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Culture

John Steppling and Stephan Morrow Shake Up Audiences with Dogmouth

NEW YORK – The audience did not know what to expect from Dogmouth, the movie adapted from the play written by John Steppling. Many of them had already acquired a taste for “The Greek weird wave” of films that have made their way not only to the annual New York City Greek Film Festival, which presented Dogmouth, but to the attention of film lovers worldwide.
They were prepared for weirdness and violence, and to be disturbed by the experience, but how much? Some may have wondered “who can I take to this film?”
James DeMetro, the founder and director of the festival, introduced Greek-American Stephan Morrow, who produced and directed the film, prior to the screening at the Cinema Village Theater.
“Dogmouth is controversial,” Morrow said. “Steppling is an equal opportunity offender…but I find his writing to be some of the best around. This is a film that is rare these days, one to be listened to as much as anything else.”
The Festival program called Dogmouth, the character was played by Morrow, “a bitter Vietnam vet and rail-riding renegade living his last days.”
But there is some charisma to Dogmouth, which spawns disturbing thoughts about that human quality. He has a following and has managed to charm a pretty young woman, Nyah, played with excruciating ingenuousness by Alexandra Milne.
She not only joined his not-so-merry-band-of-men, which Morrow calls “a mysterious mafia of racist, violent, Vietnam Vets living on freight trains… a repugnant set of people” – she was carrying his baby.
They are not a harmless bank of misfits. Dogmouth is depressed because his profession of training dogs for violent fights has been outlawed, and it slowly becomes clear that a murder being discussed was actual, not hypothetical. The metaphors come fast and furiously.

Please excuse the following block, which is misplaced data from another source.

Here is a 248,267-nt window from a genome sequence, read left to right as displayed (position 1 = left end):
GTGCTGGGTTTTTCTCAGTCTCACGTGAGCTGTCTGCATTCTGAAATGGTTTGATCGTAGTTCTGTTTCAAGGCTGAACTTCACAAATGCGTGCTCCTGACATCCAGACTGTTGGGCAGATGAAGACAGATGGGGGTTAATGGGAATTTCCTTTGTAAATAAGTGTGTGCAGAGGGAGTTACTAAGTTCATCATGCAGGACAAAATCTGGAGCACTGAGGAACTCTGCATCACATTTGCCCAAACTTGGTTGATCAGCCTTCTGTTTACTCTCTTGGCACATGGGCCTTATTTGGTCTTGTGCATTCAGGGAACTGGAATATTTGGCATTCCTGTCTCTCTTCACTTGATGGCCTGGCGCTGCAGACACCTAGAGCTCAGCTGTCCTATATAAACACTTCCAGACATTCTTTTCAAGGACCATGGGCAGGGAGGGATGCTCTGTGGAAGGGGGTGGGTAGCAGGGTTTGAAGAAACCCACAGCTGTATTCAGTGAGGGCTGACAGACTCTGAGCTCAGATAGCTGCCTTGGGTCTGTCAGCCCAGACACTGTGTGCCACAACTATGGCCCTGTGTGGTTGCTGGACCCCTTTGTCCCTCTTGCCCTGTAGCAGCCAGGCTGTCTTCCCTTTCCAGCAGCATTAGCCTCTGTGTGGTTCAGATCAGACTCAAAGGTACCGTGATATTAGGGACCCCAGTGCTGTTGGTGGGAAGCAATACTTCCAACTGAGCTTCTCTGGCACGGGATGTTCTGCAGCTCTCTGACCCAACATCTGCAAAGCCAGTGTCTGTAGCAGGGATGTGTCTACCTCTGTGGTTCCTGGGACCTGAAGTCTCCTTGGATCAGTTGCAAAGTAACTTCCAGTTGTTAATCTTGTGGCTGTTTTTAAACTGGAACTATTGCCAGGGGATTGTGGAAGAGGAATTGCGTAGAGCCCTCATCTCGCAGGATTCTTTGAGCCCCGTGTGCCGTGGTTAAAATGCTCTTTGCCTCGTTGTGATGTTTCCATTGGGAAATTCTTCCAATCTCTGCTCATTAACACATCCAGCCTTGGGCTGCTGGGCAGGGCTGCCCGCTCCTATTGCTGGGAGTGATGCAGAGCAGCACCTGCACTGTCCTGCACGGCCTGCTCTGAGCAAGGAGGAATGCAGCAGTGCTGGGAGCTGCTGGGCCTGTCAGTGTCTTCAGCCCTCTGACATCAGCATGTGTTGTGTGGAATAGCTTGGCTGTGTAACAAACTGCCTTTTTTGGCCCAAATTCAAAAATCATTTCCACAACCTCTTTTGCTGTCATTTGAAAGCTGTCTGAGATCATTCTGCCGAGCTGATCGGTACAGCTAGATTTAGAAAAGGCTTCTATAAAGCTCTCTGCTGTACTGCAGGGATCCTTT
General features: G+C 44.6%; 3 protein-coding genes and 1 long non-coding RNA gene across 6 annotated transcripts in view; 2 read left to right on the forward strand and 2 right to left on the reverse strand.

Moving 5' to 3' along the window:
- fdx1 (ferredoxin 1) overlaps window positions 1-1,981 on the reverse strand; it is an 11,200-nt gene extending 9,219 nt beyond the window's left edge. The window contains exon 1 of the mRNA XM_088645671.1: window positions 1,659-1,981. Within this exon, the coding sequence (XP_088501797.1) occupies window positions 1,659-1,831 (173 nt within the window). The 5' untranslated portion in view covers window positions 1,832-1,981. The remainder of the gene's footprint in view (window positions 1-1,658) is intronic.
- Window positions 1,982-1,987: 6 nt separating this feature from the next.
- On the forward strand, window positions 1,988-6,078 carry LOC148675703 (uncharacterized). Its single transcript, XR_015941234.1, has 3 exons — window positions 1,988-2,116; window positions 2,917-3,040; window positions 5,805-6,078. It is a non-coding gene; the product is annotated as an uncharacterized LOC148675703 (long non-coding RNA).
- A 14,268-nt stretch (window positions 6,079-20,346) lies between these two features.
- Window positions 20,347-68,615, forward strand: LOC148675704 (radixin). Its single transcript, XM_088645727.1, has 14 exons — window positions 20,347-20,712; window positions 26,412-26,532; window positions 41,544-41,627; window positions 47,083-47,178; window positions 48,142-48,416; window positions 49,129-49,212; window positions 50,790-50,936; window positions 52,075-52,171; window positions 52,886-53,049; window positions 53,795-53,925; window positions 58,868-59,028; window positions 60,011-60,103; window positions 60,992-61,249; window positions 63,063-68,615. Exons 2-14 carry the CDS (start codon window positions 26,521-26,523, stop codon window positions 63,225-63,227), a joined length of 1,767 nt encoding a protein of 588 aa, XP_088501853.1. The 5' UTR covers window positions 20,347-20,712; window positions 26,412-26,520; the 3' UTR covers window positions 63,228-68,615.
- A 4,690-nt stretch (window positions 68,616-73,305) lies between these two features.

“This film stands apart because of its powerful dialogue – the authentic language of criminals but it’s also intertwined with ruminations on birth, death, dreams, even survival of the fittest,” Morrow writes.
A forest is the setting for the burnt out men – and one woman – in Dogmouth’s life. They are camping out by long-abandoned railroad tracks, seeming sometimes to be waiting for a train that never comes – like Godot.
Among Steppling’s many sizzling sentences is one simple devastating line:
“I am not a good man”
Perhaps the question that disturbs is not how much humanity there is in a bad man – the film makes it clear there is always some as even Dogmouth feels the pain of children and little birds – but how much humanity there is in the rest of us who meet them.
The script has no hints – and there shouldn’t be – about what Dogmouth was like before he went to Vietnam.
Just as Morrow’s gripping portrayal of a damaged human being tempts the thought that it is not evil which lurked in the forest, Steppling and Morrow-as-director pull the rug out from under liberals in the audience with the edgy scenes of Dogmouth fuming or seething in silence as Nyah, clutching her swelling womb, tries to preserve the peace and her sanity.
Should we be worried about her and the baby in an environment when murder is being discussed so openly and blithely?
Disturbing/illuminating thoughts are triggered throughout the movie.
Aren’t presidents, monarchs and their generals calm, even jovial as they plan the next battle with its guaranteed deaths for hundreds or thousands?
Hannah Arendt’s haunting phrase “the banality of evil” comes to mind as we watch Dogmouth’s friend Becker (Ray Wasik) express how eager he is to do what he believes is a just deed. How easily can we be recruited into a murderous cause by charismatic people we sympathize with?
Perhaps we learn something else about our leaders from Morrow, who allowed some of the mannerisms of stage acting to show in his performance, showing that there is little left of whatever Dogmouth was. He too is just playing a role, all persona as Carl Jung might say. Dostoyevsky would say a dead soul.
What becomes of a man who cannot reflect on his emotions and actions? When Nyah tries to get him to talk about the impending birth of his child, let alone the apparent murder plot he was orchestrating, Dogmouth barks: “Shut up!”
Morrow quoted Steppling: “Art is not your friend.” But it should not be ignored. The 20th century taught humanity that art is not about pretty things. Beauty is truth. Ugly is truth too.
“I think an artist’s obligation is to move to the truth,” Morrow told the audience, “whatever it is, under the darkest slimiest rock if that’s where it exists…it’s not easy, but it is really important for our souls,”
Because it throws mirrors in front of us.
Dogmouth shows illumination can come from darkness, and makes a powerful case for self-reflection as the essence of our humanity.

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